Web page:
Bearing olive branch, Warren braves Chamber

WASHINGTON Wed Mar 30, 2011 1:29pm EDT

Consumer Financial Protection Bureau Advisor Elizabeth Warren speaks at the Reuters Future Face of Finance Summit in Washington March 1, 2011. REUTERS/Kevin Lamarque

Consumer Financial Protection Bureau Advisor Elizabeth Warren speaks at the Reuters Future Face of Finance Summit in Washington March 1, 2011.

Credit: Reuters/Kevin Lamarque

WASHINGTON (Reuters) - Elizabeth Warren went before some of her sharpest critics on Wednesday to defend the independent funding of the U.S. financial consumer watchdog agency she is setting up for the Obama administration.

At a U.S. Chamber of Commerce event attended by scores of financial industry lobbyists keen to rein in her agency, Warren said she is a strong supporter of business competition and that she believes she has that in common with the chamber.

"I know that you believe in it passionately and so do I," she said in the chamber's chandeliered Hall of Flags in its headquarters near the White House. The chamber is the nation's largest and richest business lobbying group.

"The chamber and I have not always seen eye to eye ... But I don't consider myself in hostile territory right now, and that is because I believe we share this principle," she said.

Her appearance at the event was the latest stop in her charm campaign as the administration weighs whether to formally nominate her to be director of the Consumer Financial Protection Bureau (CFPB) created by 2010's Dodd-Frank reforms.

President Barack Obama has done more recently to reach out to business, after a testy first two years in power, but the chamber has remained a foe, analysts said.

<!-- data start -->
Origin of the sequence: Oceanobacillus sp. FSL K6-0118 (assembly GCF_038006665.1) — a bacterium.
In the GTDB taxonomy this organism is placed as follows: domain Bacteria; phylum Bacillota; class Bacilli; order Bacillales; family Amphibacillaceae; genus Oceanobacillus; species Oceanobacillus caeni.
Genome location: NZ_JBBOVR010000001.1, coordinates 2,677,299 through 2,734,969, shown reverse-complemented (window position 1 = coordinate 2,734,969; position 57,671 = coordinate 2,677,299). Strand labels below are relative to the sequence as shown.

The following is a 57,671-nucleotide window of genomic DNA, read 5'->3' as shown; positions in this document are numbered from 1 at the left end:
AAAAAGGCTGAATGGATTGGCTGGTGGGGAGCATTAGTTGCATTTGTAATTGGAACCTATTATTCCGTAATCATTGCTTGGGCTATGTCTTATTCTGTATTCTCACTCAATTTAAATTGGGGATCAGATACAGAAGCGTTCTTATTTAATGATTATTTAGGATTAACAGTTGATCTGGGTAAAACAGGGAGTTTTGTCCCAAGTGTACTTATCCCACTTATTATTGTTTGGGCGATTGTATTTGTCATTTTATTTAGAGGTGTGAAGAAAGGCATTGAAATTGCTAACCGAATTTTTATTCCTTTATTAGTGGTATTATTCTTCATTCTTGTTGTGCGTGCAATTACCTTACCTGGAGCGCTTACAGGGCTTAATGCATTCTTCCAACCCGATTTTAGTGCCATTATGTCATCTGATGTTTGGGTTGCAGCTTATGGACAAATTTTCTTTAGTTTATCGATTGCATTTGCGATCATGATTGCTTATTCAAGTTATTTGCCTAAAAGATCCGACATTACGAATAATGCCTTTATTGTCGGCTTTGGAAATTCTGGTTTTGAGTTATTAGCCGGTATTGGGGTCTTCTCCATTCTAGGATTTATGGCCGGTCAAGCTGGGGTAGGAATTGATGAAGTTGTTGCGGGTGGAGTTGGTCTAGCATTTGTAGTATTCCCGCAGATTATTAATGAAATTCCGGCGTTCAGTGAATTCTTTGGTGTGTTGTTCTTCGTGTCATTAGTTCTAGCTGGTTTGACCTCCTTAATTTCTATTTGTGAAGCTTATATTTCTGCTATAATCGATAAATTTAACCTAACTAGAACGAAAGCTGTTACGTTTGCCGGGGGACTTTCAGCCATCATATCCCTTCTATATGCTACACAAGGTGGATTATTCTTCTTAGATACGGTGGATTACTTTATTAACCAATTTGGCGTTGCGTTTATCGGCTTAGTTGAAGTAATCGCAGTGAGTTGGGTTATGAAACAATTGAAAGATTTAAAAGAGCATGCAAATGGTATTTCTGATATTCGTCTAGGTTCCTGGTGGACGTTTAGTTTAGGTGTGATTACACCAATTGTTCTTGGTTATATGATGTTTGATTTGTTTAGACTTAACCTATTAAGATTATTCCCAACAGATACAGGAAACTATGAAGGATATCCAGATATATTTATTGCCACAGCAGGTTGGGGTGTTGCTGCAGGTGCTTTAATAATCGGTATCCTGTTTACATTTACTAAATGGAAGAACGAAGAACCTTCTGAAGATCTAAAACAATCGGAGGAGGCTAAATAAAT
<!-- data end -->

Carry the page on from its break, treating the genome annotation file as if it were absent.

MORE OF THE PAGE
"The chamber has been very aggressive in opposing pretty much any policy the Obama administration has proposed," said Christian Weller, an associate professor of public policy at the University of Massachusetts-Boston.

"These attacks on the administration and its policies are very surprising considering that the Obama administration has gone out of its way to make sure that its policies will in fact enhance the functioning of private markets," he said.

WARREN DEFENDS FUNDING

Warren used the chamber event to attack a proposal from congressional Republicans to put the CFPB's funding through the congressional appropriations process, instead of getting funds independently as the Dodd-Frank legislation required.

CFPB funding should be independent of the appropriations process, she said, as it is for other bank regulators.

"A new restriction has been proposed to subject the consumer bureau to the yearly appropriations process. Not one other banking regulator -- not one -- is subject to appropriations," she said.

"There is no principled reason for breaking from this historical practice and for stripping the independence of the first banking agency devoted to consumer protection," said Warren, a Harvard Law School professor.

Jamie Dimon, CEO of banking giant JPMorgan Chase & Co, spoke at the event later on Wednesday. Senior White House economic adviser Gene Sperling was also due to appear.

Dimon said corporate America was in good shape with consumer spending up and housing improving. But he cautioned about the impact of Dodd-Frank, saying it posed huge costs for banks.

Chamber President Thomas Donohue, speaking at the event, said Dodd-Frank threatens a "steady decline in our share of global economic activity ... We're in a dangerous position."

The chamber wants the CFPB to have a five-member bipartisan board, rather than a single director, he said, adding that another top priority is protecting end-users of financial derivatives from costly new Dodd-Frank margin requirements.

Donohue also urged "caution" on a central part of Dodd-Frank -- tagging large financial institutions as potential risks to the financial system so they can be more tightly policed by regulators. The goal is to prevent a repeat of the crisis that pulled the economy into a deep recession.

(Reporting by Kevin Drawbaugh; Editing by Matthew Lewis and Tim Dobbyn)

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